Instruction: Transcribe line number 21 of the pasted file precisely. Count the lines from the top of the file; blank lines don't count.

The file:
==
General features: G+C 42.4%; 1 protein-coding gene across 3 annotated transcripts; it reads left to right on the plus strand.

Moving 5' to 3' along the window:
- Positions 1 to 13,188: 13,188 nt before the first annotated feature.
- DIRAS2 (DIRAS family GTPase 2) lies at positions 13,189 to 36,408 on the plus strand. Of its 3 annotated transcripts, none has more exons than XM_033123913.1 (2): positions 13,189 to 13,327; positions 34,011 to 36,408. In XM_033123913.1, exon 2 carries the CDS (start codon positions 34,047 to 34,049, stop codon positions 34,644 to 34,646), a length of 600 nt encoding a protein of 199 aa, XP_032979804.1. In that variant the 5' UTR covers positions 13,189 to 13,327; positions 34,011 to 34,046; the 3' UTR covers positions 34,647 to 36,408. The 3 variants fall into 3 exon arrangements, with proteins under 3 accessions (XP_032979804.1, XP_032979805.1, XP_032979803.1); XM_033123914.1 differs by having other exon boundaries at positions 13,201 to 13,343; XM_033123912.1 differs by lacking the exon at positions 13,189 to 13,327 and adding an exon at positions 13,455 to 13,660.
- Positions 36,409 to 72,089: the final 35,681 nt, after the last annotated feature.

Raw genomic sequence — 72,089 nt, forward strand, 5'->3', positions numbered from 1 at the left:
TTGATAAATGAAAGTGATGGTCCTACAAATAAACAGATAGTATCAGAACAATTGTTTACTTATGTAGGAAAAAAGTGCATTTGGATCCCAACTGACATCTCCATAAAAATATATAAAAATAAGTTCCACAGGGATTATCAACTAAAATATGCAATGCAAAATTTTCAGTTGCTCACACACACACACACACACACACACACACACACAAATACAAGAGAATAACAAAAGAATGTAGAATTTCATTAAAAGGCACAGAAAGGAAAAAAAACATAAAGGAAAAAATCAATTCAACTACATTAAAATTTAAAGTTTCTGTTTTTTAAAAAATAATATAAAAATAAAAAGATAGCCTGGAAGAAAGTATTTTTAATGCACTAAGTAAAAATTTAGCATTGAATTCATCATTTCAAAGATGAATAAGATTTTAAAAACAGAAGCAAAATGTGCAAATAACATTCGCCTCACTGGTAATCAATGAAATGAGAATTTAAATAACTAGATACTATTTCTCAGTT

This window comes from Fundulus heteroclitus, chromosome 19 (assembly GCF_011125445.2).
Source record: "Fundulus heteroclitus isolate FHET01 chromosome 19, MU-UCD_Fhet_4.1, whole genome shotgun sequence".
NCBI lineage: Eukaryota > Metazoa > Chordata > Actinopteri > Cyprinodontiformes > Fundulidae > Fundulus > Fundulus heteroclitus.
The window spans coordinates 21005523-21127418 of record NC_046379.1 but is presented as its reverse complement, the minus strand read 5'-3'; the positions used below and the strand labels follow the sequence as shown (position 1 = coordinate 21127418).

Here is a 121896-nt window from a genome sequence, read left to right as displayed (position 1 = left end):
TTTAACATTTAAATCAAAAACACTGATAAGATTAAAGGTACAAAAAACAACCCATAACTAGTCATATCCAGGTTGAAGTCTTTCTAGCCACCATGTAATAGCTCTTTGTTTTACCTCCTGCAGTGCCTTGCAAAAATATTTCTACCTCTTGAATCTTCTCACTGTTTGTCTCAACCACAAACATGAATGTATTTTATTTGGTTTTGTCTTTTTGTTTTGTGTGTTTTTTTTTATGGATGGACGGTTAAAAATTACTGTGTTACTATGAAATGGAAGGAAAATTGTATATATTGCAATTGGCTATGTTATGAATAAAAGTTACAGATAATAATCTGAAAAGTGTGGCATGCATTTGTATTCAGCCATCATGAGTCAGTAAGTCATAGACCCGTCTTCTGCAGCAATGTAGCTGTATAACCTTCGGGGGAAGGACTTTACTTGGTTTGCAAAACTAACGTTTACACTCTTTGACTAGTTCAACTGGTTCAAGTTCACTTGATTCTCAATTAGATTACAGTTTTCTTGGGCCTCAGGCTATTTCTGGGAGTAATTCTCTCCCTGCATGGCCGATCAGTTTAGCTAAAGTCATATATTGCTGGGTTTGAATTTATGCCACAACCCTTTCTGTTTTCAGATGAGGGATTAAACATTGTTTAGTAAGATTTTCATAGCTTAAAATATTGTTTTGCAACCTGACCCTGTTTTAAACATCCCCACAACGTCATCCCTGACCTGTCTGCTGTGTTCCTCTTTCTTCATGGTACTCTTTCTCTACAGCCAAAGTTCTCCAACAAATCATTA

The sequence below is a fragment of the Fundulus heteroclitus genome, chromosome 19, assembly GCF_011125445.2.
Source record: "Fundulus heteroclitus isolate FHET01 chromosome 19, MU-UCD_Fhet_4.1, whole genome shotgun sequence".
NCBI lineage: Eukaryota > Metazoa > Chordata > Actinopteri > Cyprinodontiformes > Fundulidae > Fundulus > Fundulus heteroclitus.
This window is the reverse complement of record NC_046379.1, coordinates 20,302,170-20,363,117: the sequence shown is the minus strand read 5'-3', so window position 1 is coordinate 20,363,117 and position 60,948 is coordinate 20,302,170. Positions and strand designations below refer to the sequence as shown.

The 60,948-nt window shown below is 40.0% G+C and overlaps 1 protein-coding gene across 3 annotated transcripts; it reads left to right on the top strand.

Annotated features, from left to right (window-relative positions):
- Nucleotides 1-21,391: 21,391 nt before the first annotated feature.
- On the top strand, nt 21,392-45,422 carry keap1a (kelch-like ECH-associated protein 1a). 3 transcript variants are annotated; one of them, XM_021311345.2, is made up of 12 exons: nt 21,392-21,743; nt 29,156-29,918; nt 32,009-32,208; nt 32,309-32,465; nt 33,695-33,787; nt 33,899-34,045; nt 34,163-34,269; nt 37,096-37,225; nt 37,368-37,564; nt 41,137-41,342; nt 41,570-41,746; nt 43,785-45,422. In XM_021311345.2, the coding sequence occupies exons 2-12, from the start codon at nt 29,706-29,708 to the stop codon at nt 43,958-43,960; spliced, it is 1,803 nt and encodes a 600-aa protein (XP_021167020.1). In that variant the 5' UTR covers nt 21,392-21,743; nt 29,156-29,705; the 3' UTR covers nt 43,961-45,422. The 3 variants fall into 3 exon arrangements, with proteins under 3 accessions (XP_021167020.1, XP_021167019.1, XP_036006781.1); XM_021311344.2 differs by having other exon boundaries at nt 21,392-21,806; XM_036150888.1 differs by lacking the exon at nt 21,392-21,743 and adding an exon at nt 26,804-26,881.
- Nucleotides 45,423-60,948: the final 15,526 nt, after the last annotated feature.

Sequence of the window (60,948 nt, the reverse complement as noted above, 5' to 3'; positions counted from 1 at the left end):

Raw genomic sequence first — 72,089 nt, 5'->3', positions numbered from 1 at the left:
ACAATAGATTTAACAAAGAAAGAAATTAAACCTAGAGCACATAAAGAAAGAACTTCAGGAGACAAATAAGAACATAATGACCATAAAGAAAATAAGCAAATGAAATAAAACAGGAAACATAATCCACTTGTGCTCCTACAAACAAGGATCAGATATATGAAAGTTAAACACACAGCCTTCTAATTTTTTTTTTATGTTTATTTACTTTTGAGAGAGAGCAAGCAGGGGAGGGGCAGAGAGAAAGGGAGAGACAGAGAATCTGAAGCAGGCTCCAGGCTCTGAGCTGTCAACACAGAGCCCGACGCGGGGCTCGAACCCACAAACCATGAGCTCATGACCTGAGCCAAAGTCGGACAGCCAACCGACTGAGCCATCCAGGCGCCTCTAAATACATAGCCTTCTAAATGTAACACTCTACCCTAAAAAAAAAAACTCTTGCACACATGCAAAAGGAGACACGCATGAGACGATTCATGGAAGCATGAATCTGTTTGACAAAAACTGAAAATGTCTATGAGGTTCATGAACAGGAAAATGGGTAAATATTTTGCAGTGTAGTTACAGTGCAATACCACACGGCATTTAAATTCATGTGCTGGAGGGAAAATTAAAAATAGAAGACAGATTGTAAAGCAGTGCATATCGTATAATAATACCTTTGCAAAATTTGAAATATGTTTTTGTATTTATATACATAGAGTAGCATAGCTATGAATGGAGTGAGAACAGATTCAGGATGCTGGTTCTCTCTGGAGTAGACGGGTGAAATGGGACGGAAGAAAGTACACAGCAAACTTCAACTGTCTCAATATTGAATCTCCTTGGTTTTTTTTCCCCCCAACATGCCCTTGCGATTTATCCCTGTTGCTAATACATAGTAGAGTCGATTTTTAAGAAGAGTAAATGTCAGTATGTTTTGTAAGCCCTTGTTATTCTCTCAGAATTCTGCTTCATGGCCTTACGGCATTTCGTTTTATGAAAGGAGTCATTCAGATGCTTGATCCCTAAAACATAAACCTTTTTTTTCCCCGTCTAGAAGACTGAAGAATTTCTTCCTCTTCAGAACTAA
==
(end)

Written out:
- On the top strand, nt 21,392-45,422 carry keap1a (kelch-like ECH-associated protein 1a). 3 transcript variants are annotated; one of them, XM_021311345.2, is made up of 12 exons: nt 21,392-21,743; nt 29,156-29,918; nt 32,009-32,208; nt 32,309-32,465; nt 33,695-33,787; nt 33,899-34,045; nt 34,163-34,269; nt 37,096-37,225; nt 37,368-37,564; nt 41,137-41,342; nt 41,570-41,746; nt 43,785-45,422. In XM_021311345.2, the coding sequence occupies exons 2-12, from the start codon at nt 29,706-29,708 to the stop codon at nt 43,958-43,960; spliced, it is 1,803 nt and encodes a 600-aa protein (XP_021167020.1). In that variant the 5' UTR covers nt 21,392-21,743; nt 29,156-29,705; the 3' UTR covers nt 43,961-45,422. The 3 variants fall into 3 exon arrangements, with proteins under 3 accessions (XP_021167020.1, XP_021167019.1, XP_036006781.1); XM_021311344.2 differs by having other exon boundaries at nt 21,392-21,806; XM_036150888.1 differs by lacking the exon at nt 21,392-21,743 and adding an exon at nt 26,804-26,881.